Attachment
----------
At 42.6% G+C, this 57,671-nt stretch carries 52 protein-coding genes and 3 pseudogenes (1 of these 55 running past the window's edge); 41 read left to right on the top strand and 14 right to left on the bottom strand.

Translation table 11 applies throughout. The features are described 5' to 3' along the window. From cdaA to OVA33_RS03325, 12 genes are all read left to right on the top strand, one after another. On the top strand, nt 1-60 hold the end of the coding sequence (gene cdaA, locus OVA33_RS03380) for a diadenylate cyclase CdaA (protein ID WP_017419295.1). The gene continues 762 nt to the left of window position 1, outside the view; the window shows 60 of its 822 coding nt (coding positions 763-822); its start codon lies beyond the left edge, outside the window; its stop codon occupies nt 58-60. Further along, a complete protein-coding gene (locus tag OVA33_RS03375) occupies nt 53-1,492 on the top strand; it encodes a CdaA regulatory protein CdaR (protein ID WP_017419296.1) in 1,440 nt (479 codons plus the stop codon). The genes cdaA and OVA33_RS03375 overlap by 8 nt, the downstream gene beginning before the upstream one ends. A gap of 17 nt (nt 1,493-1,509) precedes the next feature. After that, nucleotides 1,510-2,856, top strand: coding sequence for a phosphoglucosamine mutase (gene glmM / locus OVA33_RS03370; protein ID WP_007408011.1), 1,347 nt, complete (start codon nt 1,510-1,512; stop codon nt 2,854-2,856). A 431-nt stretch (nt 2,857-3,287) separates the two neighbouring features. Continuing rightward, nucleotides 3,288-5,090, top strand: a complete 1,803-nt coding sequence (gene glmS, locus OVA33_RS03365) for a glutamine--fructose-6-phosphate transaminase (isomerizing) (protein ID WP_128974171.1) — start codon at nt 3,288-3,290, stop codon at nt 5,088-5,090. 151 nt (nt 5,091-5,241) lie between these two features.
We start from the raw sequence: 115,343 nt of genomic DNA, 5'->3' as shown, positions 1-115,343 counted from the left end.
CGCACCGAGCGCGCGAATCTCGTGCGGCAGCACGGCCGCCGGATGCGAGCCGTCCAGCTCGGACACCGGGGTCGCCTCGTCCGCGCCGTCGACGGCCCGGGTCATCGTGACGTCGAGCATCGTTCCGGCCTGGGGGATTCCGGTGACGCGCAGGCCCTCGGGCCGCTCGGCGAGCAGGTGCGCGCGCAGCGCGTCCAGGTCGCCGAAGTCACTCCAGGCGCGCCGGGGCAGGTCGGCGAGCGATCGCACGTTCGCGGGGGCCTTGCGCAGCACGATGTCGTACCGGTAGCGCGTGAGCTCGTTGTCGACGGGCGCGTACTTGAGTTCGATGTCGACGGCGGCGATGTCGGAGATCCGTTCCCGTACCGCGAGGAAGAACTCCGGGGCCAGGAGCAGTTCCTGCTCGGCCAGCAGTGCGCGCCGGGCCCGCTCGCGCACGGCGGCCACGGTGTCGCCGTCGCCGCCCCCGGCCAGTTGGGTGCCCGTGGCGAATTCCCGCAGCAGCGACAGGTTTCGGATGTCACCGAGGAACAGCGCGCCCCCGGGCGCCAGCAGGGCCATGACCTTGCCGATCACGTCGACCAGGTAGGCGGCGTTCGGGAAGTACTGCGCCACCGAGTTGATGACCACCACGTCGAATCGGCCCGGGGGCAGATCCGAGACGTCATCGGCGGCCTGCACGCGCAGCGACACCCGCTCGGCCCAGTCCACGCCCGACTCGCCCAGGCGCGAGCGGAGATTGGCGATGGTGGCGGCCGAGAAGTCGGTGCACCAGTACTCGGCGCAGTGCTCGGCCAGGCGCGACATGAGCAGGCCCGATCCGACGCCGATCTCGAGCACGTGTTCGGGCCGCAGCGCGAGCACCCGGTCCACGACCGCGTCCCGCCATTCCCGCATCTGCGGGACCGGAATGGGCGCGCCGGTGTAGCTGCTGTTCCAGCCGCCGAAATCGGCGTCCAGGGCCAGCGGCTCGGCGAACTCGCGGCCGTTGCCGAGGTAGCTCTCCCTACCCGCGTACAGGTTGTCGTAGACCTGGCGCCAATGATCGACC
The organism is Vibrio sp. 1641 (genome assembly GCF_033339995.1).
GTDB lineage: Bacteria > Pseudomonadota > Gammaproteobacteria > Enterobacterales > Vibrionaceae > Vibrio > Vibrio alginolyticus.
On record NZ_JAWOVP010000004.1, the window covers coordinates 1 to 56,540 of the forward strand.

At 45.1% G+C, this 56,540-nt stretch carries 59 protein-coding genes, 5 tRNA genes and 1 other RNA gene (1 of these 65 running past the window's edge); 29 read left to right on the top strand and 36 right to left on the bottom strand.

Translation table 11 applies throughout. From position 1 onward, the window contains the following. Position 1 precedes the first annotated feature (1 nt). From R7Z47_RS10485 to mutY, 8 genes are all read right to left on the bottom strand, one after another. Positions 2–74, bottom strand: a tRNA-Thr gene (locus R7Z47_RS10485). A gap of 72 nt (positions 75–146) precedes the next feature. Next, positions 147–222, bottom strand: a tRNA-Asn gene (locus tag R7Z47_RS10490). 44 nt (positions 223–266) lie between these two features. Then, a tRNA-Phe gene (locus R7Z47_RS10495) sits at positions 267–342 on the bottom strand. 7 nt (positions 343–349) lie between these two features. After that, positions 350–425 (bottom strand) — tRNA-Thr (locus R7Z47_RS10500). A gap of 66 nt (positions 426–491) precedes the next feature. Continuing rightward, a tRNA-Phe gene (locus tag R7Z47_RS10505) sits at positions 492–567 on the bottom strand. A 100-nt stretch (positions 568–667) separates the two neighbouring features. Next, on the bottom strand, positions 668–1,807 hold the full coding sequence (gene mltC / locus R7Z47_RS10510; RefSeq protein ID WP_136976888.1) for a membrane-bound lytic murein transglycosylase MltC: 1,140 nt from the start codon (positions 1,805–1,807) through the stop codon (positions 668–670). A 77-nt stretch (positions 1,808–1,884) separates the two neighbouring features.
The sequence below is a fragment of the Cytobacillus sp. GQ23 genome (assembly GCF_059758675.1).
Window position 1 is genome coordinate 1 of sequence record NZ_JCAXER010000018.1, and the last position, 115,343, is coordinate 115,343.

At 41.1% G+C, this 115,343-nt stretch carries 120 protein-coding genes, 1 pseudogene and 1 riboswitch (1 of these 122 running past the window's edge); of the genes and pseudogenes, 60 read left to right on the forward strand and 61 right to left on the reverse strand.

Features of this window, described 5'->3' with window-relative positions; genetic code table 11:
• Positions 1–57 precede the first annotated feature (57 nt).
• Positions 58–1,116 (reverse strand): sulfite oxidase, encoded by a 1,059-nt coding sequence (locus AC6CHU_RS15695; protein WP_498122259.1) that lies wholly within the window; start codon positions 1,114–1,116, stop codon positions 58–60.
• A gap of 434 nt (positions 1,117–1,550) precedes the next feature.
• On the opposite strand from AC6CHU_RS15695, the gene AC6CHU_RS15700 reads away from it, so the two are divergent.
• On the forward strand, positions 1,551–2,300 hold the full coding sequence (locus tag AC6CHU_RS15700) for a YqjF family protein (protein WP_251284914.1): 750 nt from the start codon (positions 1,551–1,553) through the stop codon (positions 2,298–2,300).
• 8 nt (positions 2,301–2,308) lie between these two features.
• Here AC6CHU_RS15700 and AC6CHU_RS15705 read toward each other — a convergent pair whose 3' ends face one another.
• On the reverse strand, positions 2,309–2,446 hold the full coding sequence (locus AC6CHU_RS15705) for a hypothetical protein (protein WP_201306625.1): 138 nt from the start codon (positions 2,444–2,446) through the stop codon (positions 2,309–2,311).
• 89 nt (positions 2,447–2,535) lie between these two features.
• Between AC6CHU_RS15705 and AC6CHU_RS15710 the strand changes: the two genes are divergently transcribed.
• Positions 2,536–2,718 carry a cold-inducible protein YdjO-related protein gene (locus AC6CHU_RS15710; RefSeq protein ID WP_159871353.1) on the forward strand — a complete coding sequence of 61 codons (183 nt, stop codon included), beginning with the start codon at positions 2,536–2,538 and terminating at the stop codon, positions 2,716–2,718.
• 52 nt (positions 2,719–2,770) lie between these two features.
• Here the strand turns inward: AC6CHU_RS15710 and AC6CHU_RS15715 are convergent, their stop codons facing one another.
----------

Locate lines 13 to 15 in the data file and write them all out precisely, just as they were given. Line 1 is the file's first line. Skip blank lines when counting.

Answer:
Features of this window, described 5'->3' with window-relative positions; genetic code table 11:
• Positions 1–57 precede the first annotated feature (57 nt).
• Positions 58–1,116 (reverse strand): sulfite oxidase, encoded by a 1,059-nt coding sequence (locus AC6CHU_RS15695; protein WP_498122259.1) that lies wholly within the window; start codon positions 1,114–1,116, stop codon positions 58–60.